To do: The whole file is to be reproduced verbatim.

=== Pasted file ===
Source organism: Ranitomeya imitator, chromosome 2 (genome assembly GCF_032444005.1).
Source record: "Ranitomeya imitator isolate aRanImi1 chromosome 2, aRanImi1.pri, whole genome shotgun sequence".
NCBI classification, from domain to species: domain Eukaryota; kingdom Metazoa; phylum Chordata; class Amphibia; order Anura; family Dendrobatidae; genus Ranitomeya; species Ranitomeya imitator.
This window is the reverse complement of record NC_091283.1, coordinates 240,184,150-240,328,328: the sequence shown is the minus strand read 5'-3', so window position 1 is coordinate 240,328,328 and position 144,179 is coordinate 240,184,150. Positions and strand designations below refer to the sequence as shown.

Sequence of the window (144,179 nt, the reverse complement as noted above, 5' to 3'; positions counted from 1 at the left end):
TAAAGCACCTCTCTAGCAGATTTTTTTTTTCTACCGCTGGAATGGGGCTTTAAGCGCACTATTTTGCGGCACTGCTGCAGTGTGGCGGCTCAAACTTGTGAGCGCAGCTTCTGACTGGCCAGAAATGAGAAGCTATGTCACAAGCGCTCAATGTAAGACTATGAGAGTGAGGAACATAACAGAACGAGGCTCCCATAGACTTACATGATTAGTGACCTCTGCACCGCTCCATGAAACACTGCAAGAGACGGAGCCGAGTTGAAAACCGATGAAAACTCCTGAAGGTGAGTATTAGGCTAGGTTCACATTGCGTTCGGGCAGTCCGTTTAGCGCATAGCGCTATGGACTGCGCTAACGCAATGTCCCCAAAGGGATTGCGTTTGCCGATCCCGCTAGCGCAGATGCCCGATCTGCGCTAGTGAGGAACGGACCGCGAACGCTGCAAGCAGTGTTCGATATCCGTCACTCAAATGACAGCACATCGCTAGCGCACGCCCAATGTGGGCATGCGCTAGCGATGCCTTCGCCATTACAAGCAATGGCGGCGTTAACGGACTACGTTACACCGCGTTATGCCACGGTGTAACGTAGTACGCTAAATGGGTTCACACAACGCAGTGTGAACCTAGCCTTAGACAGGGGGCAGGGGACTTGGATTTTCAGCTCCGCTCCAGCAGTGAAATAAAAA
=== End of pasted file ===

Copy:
Source organism: Ranitomeya imitator, chromosome 2 (genome assembly GCF_032444005.1).
Source record: "Ranitomeya imitator isolate aRanImi1 chromosome 2, aRanImi1.pri, whole genome shotgun sequence".
NCBI classification, from domain to species: domain Eukaryota; kingdom Metazoa; phylum Chordata; class Amphibia; order Anura; family Dendrobatidae; genus Ranitomeya; species Ranitomeya imitator.
This window is the reverse complement of record NC_091283.1, coordinates 240,184,150-240,328,328: the sequence shown is the minus strand read 5'-3', so window position 1 is coordinate 240,328,328 and position 144,179 is coordinate 240,184,150. Positions and strand designations below refer to the sequence as shown.

Sequence of the window (144,179 nt, the reverse complement as noted above, 5' to 3'; positions counted from 1 at the left end):
TAAAGCACCTCTCTAGCAGATTTTTTTTTTCTACCGCTGGAATGGGGCTTTAAGCGCACTATTTTGCGGCACTGCTGCAGTGTGGCGGCTCAAACTTGTGAGCGCAGCTTCTGACTGGCCAGAAATGAGAAGCTATGTCACAAGCGCTCAATGTAAGACTATGAGAGTGAGGAACATAACAGAACGAGGCTCCCATAGACTTACATGATTAGTGACCTCTGCACCGCTCCATGAAACACTGCAAGAGACGGAGCCGAGTTGAAAACCGATGAAAACTCCTGAAGGTGAGTATTAGGCTAGGTTCACATTGCGTTCGGGCAGTCCGTTTAGCGCATAGCGCTATGGACTGCGCTAACGCAATGTCCCCAAAGGGATTGCGTTTGCCGATCCCGCTAGCGCAGATGCCCGATCTGCGCTAGTGAGGAACGGACCGCGAACGCTGCAAGCAGTGTTCGATATCCGTCACTCAAATGACAGCACATCGCTAGCGCACGCCCAATGTGGGCATGCGCTAGCGATGCCTTCGCCATTACAAGCAATGGCGGCGTTAACGGACTACGTTACACCGCGTTATGCCACGGTGTAACGTAGTACGCTAAATGGGTTCACACAACGCAGTGTGAACCTAGCCTTAGACAGGGGGCAGGGGACTTGGATTTTCAGCTCCGCTCCAGCAGTGAAATAAAAA